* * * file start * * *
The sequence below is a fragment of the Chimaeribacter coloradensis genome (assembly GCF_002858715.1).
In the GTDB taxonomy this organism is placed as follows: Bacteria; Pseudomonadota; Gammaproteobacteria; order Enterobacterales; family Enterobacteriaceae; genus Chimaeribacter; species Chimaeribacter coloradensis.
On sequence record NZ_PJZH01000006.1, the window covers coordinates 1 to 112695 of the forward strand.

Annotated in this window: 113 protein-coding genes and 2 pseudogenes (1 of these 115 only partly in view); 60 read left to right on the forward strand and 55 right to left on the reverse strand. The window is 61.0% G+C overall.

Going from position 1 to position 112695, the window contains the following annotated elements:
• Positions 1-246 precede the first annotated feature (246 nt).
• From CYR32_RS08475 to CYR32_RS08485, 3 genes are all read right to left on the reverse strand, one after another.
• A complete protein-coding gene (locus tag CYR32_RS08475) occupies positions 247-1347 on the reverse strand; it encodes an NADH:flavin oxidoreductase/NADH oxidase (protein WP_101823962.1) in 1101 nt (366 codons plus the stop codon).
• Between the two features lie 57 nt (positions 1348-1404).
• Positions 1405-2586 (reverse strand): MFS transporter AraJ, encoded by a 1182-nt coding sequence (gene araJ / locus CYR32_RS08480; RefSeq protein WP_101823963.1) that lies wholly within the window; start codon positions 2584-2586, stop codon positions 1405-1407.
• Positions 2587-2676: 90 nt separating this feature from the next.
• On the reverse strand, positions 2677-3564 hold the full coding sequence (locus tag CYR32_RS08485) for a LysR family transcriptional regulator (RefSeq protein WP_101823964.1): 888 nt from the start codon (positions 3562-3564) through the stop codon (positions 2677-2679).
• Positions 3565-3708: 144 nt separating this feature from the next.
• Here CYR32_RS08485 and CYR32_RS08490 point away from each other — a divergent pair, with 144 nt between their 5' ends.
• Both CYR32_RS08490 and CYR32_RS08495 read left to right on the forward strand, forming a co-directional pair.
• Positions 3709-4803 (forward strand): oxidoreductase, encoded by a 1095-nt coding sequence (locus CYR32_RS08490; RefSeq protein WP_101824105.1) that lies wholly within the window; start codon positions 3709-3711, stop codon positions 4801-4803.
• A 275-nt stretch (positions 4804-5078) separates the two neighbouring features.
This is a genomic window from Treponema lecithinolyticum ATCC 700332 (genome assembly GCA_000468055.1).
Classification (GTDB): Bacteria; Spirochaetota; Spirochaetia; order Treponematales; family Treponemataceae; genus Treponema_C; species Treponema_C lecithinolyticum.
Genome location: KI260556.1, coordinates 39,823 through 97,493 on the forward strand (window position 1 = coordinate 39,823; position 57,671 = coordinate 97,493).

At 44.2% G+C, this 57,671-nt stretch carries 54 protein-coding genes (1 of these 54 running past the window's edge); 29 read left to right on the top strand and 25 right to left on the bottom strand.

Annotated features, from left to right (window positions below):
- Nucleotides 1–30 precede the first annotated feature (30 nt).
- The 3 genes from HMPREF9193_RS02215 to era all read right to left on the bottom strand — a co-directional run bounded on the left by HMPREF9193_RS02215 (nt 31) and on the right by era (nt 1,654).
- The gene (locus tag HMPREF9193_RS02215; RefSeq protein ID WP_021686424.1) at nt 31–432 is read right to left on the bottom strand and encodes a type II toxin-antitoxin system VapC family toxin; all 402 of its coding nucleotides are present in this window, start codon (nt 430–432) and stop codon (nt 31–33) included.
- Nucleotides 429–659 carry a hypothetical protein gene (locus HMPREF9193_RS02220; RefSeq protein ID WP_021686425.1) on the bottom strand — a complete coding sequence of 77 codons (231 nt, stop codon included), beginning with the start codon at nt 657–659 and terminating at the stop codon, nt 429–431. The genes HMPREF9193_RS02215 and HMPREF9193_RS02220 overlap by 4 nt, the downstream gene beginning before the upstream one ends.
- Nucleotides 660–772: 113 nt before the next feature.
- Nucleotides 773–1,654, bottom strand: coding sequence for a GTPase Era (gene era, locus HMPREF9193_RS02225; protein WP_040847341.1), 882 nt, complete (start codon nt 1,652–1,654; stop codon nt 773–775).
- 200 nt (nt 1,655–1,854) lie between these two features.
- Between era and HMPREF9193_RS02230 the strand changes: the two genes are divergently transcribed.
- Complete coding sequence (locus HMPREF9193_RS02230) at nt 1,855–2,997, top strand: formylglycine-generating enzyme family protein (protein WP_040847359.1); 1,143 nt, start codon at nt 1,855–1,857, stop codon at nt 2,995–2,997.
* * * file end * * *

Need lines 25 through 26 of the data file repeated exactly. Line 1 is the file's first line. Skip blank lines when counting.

- The gene (locus tag HMPREF9193_RS02215; RefSeq protein ID WP_021686424.1) at nt 31–432 is read right to left on the bottom strand and encodes a type II toxin-antitoxin system VapC family toxin; all 402 of its coding nucleotides are present in this window, start codon (nt 430–432) and stop codon (nt 31–33) included.
- Nucleotides 429–659 carry a hypothetical protein gene (locus HMPREF9193_RS02220; RefSeq protein ID WP_021686425.1) on the bottom strand — a complete coding sequence of 77 codons (231 nt, stop codon included), beginning with the start codon at nt 657–659 and terminating at the stop codon, nt 429–431. The genes HMPREF9193_RS02215 and HMPREF9193_RS02220 overlap by 4 nt, the downstream gene beginning before the upstream one ends.